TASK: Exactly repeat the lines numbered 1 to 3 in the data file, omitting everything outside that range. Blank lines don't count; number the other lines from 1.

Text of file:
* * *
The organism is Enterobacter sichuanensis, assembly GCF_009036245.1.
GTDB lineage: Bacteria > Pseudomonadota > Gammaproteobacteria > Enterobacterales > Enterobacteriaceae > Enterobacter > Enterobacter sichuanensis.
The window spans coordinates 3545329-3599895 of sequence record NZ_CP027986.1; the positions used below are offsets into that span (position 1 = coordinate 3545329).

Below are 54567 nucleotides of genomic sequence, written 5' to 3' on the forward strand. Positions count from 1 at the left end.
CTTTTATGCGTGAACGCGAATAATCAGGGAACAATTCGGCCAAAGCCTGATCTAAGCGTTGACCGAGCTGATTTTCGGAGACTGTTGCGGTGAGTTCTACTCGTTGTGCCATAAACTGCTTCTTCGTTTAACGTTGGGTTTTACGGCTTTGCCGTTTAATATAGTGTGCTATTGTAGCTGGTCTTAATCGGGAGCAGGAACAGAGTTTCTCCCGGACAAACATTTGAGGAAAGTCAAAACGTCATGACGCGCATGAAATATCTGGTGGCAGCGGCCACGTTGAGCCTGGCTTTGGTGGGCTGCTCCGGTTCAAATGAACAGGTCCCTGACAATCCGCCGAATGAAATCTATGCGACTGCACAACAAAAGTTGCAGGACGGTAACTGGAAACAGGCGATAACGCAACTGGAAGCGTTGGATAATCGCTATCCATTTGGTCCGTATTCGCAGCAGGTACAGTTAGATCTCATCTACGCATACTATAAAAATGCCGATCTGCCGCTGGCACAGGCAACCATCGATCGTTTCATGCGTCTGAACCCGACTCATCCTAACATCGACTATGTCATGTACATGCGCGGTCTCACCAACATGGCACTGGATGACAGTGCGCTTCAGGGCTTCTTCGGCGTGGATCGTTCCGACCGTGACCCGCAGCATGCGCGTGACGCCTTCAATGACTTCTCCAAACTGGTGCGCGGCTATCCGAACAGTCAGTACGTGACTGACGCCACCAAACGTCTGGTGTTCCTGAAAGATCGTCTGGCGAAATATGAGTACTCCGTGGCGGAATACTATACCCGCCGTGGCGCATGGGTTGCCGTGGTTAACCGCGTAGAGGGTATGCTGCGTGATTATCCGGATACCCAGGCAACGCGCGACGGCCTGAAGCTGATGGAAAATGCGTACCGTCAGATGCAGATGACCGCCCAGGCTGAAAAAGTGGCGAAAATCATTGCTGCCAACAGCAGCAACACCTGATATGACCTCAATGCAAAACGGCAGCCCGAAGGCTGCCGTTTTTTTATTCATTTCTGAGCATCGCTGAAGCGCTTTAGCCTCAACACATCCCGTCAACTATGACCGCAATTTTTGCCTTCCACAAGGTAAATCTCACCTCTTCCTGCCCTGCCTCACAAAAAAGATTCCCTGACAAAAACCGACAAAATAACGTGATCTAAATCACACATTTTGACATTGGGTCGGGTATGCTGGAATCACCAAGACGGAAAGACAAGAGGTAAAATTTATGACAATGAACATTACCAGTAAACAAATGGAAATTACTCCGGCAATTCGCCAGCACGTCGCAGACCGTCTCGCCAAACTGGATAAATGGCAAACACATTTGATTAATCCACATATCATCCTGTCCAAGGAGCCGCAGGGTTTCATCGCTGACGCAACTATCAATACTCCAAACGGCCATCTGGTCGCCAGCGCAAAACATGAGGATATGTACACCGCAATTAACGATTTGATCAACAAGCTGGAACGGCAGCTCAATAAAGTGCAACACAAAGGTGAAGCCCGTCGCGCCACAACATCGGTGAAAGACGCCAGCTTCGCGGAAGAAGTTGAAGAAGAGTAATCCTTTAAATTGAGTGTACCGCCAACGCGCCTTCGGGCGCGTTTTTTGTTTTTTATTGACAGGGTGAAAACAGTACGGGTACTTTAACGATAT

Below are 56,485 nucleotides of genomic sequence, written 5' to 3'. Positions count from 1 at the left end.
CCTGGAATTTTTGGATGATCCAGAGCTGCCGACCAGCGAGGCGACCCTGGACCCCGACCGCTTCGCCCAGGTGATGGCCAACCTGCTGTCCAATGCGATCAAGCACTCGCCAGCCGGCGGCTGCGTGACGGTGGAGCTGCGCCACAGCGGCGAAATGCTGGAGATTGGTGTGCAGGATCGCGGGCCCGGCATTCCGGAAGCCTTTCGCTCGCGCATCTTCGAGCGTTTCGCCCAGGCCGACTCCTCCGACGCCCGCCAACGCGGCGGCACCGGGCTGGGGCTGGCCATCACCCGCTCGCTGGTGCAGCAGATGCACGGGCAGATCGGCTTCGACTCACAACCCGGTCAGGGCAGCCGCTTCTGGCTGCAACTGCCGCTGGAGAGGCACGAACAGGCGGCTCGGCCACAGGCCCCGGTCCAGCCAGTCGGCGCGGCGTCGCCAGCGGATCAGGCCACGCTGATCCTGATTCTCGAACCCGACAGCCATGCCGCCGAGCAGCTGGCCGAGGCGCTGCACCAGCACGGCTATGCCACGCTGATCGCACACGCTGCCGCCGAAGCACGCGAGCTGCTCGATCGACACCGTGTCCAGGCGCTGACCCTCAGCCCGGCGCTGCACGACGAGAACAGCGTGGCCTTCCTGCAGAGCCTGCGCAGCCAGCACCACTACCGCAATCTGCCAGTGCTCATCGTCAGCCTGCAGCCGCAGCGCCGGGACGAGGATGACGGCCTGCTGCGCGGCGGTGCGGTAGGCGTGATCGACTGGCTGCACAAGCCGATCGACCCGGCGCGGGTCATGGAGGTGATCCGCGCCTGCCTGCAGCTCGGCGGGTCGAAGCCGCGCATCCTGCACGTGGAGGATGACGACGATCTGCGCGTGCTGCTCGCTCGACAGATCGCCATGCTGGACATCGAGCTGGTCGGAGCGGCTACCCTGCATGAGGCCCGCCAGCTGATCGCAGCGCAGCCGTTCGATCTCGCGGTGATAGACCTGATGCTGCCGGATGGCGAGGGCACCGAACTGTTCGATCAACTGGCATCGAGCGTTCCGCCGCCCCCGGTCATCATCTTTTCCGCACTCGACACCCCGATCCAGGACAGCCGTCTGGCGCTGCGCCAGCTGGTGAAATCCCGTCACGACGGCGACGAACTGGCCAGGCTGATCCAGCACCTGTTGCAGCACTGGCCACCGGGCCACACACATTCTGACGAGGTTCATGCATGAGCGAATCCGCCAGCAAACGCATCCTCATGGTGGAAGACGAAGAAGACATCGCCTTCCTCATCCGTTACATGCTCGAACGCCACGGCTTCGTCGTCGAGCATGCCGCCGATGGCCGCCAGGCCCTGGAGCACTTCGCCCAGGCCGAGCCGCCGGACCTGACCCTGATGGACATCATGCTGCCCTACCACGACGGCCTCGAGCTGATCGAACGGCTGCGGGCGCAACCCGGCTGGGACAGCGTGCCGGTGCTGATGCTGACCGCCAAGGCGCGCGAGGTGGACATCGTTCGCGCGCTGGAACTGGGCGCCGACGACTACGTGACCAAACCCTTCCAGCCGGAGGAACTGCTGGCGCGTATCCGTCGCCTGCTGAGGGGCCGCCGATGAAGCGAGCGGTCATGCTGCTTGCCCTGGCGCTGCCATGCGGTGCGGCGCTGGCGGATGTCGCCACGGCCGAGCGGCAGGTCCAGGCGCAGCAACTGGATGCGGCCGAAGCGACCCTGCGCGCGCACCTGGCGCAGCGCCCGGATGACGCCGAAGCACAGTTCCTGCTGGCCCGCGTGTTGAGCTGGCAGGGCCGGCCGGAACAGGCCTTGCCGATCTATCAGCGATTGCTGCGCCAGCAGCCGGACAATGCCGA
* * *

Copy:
The organism is Enterobacter sichuanensis, assembly GCF_009036245.1.
GTDB lineage: Bacteria > Pseudomonadota > Gammaproteobacteria > Enterobacterales > Enterobacteriaceae > Enterobacter > Enterobacter sichuanensis.
The window spans coordinates 3545329-3599895 of sequence record NZ_CP027986.1; the positions used below are offsets into that span (position 1 = coordinate 3545329).